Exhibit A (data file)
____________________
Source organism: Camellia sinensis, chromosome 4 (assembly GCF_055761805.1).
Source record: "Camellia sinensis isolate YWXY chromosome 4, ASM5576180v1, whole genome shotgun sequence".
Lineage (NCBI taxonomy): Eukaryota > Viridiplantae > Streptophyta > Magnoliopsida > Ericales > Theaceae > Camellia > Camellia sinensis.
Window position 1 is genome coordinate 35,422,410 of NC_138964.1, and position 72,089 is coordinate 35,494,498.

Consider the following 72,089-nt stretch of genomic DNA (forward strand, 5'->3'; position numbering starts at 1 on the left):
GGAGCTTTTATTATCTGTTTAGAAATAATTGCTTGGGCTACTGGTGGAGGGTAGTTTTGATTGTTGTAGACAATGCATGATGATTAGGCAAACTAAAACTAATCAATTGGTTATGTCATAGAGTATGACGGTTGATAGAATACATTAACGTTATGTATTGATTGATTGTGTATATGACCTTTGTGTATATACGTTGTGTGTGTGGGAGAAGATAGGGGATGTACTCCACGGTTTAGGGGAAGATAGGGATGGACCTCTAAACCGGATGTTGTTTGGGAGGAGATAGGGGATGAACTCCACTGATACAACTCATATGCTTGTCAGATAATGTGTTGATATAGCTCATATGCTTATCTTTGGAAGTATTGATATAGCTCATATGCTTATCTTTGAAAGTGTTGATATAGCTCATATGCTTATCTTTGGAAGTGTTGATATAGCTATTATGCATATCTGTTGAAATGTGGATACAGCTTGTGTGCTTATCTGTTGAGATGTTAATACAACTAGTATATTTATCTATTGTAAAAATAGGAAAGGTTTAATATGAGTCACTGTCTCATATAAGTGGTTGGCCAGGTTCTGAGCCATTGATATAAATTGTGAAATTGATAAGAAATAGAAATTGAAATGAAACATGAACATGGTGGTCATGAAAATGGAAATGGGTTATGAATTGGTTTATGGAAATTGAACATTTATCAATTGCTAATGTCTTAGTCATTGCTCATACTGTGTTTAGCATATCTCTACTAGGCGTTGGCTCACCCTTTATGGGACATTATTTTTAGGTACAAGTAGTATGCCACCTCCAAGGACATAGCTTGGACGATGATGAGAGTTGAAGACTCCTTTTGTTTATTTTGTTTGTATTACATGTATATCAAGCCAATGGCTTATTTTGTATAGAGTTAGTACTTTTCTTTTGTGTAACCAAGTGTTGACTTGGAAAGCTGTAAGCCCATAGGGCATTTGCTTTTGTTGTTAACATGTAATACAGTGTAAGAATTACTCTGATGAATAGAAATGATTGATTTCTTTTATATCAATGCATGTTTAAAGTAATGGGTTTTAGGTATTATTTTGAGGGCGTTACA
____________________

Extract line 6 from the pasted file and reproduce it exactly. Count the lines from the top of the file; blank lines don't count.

GGAGCTTTTATTATCTGTTTAGAAATAATTGCTTGGGCTACTGGTGGAGGGTAGTTTTGATTGTTGTAGACAATGCATGATGATTAGGCAAACTAAAACTAATCAATTGGTTATGTCATAGAGTATGACGGTTGATAGAATACATTAACGTTATGTATTGATTGATTGTGTATATGACCTTTGTGTATATACGTTGTGTGTGTGGGAGAAGATAGGGGATGTACTCCACGGTTTAGGGGAAGATAGGGATGGACCTCTAAACCGGATGTTGTTTGGGAGGAGATAGGGGATGAACTCCACTGATACAACTCATATGCTTGTCAGATAATGTGTTGATATAGCTCATATGCTTATCTTTGGAAGTATTGATATAGCTCATATGCTTATCTTTGAAAGTGTTGATATAGCTCATATGCTTATCTTTGGAAGTGTTGATATAGCTATTATGCATATCTGTTGAAATGTGGATACAGCTTGTGTGCTTATCTGTTGAGATGTTAATACAACTAGTATATTTATCTATTGTAAAAATAGGAAAGGTTTAATATGAGTCACTGTCTCATATAAGTGGTTGGCCAGGTTCTGAGCCATTGATATAAATTGTGAAATTGATAAGAAATAGAAATTGAAATGAAACATGAACATGGTGGTCATGAAAATGGAAATGGGTTATGAATTGGTTTATGGAAATTGAACATTTATCAATTGCTAATGTCTTAGTCATTGCTCATACTGTGTTTAGCATATCTCTACTAGGCGTTGGCTCACCCTTTATGGGACATTATTTTTAGGTACAAGTAGTATGCCACCTCCAAGGACATAGCTTGGACGATGATGAGAGTTGAAGACTCCTTTTGTTTATTTTGTTTGTATTACATGTATATCAAGCCAATGGCTTATTTTGTATAGAGTTAGTACTTTTCTTTTGTGTAACCAAGTGTTGACTTGGAAAGCTGTAAGCCCATAGGGCATTTGCTTTTGTTGTTAACATGTAATACAGTGTAAGAATTACTCTGATGAATAGAAATGATTGATTTCTTTTATATCAATGCATGTTTAAAGTAATGGGTTTTAGGTATTATTTTGAGGGCGTTACA